When Kayla Fratt received a delivery of Frozen Bat carcasses in the mail in March, she began preparing for her summer employment. The bats, in fact, were for her border collies, Barley and Niffler, and it is their summer job as well. They needed to learn the scent of a dead bat because they’d be spending three months searching for bats killed by whirling turbines on wind farms.
Fratt, who worked as a dog trainer before going into the bat-detection company, started by burying the bodies about her living room to teach them. The dogs quickly progressed to searching for dead bats in the yard and eventually parks. When Fratt left the house with Barley or Niffler, she began carrying Frozen Bat carcasses with her in case they found themselves with free time to practise in a new area.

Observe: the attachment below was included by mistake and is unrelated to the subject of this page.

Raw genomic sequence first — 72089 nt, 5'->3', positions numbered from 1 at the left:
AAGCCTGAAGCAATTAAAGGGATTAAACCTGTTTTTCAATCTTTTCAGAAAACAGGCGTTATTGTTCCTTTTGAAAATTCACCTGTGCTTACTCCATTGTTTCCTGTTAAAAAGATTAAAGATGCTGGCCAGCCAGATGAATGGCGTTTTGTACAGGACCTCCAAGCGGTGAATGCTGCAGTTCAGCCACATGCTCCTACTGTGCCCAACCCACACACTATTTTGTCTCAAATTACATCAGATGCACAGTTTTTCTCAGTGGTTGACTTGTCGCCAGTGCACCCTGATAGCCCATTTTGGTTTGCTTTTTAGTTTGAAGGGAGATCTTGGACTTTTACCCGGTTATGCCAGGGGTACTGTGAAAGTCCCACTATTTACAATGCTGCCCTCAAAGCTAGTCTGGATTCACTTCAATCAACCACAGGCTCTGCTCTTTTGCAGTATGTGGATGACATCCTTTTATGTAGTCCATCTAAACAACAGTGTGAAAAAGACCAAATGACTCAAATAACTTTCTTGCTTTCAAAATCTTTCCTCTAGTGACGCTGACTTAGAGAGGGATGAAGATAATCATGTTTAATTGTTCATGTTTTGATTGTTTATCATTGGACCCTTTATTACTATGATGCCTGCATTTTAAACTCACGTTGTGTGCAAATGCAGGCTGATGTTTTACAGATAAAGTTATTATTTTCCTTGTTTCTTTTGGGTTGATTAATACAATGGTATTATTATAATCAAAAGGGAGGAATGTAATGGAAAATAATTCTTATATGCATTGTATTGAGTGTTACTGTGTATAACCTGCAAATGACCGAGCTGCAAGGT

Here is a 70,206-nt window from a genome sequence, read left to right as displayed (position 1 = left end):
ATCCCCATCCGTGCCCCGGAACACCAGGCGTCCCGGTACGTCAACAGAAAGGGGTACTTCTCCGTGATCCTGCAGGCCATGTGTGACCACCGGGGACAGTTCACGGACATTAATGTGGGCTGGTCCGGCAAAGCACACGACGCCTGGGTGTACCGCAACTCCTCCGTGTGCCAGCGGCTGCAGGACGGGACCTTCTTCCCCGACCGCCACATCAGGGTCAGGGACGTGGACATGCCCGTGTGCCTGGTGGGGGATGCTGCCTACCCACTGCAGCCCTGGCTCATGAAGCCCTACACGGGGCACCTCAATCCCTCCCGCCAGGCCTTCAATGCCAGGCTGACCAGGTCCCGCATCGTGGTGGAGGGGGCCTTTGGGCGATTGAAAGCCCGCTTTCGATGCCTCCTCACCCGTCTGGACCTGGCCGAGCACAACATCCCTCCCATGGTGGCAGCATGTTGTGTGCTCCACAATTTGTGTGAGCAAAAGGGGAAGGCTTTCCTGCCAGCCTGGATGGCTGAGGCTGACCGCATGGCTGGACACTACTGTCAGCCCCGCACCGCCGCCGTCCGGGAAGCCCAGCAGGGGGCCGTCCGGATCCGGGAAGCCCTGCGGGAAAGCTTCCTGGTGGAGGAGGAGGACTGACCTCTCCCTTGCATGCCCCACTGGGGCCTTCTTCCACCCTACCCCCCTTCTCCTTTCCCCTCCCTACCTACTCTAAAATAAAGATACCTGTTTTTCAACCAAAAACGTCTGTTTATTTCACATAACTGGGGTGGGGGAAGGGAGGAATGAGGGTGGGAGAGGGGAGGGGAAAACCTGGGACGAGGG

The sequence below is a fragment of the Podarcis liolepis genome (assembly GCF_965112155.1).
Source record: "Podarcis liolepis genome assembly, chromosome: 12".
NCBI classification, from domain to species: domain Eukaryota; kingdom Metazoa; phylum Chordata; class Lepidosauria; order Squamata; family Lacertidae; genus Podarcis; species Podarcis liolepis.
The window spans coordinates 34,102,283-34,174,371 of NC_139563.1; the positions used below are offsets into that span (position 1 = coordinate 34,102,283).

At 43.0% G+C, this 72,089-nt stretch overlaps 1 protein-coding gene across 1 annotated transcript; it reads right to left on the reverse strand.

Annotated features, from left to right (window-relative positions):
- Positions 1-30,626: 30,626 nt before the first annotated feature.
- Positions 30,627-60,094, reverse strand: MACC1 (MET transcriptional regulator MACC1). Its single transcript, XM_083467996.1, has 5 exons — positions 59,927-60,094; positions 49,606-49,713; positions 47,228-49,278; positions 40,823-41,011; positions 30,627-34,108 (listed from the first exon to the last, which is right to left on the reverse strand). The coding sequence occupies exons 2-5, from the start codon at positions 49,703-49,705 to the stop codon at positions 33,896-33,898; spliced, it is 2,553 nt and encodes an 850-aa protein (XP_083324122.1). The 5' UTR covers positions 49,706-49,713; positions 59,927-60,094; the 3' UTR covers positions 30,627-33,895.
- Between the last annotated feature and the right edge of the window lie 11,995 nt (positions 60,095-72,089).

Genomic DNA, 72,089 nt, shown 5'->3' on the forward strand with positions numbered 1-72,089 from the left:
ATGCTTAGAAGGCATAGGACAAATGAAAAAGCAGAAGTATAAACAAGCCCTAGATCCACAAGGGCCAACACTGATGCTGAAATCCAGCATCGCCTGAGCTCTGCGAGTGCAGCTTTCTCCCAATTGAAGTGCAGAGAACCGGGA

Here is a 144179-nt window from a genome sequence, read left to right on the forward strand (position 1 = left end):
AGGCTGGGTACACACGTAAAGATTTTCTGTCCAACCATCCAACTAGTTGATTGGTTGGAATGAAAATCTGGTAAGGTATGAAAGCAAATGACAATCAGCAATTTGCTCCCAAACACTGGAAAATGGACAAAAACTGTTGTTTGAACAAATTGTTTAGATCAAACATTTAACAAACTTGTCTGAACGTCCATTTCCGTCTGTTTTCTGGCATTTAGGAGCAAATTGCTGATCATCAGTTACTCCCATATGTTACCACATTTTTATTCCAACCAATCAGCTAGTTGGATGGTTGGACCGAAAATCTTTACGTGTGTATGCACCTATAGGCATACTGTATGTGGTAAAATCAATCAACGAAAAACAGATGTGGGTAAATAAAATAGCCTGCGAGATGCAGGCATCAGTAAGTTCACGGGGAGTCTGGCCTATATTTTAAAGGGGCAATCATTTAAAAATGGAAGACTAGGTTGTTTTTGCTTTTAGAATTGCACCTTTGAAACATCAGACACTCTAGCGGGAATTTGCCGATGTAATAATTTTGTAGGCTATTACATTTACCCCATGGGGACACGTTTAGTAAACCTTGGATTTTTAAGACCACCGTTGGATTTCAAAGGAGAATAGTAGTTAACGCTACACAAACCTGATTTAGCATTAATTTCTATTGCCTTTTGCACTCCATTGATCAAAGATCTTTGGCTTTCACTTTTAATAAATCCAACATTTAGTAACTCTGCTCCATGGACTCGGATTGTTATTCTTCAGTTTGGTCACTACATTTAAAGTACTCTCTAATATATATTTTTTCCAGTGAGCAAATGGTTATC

They all reported for service at a wind farm in the Midwest earlier this month. When we chatted last week, Fratt informed me that their orientation would begin the following day. “We struck the ground running,” she added. The wind industry’s increasing conservation-detection canines, Barley and Niffler, are just two of many.
Understanding the impact of wind turbines on animals is more critical than ever as they become increasingly common around the country. Scientists initially concentrated on the threat that turbines caused to eagles and other raptors, but it turns out that large bird carcasses were just the easiest for humans to detect. Smallwood told me that he was first sceptical about using dogs to track turbine deaths, but the statistics completely changed his mind.In one study, canines discovered 96 percent of dead bats, whereas humans only discovered 6%. The canine searchers discovered young bats weighing as little as one gramme. Other dog handlers gave me images of bats—or, more accurately, bat fragments—that their dogs had discovered: a piece of wing, a dime-sized jawbone.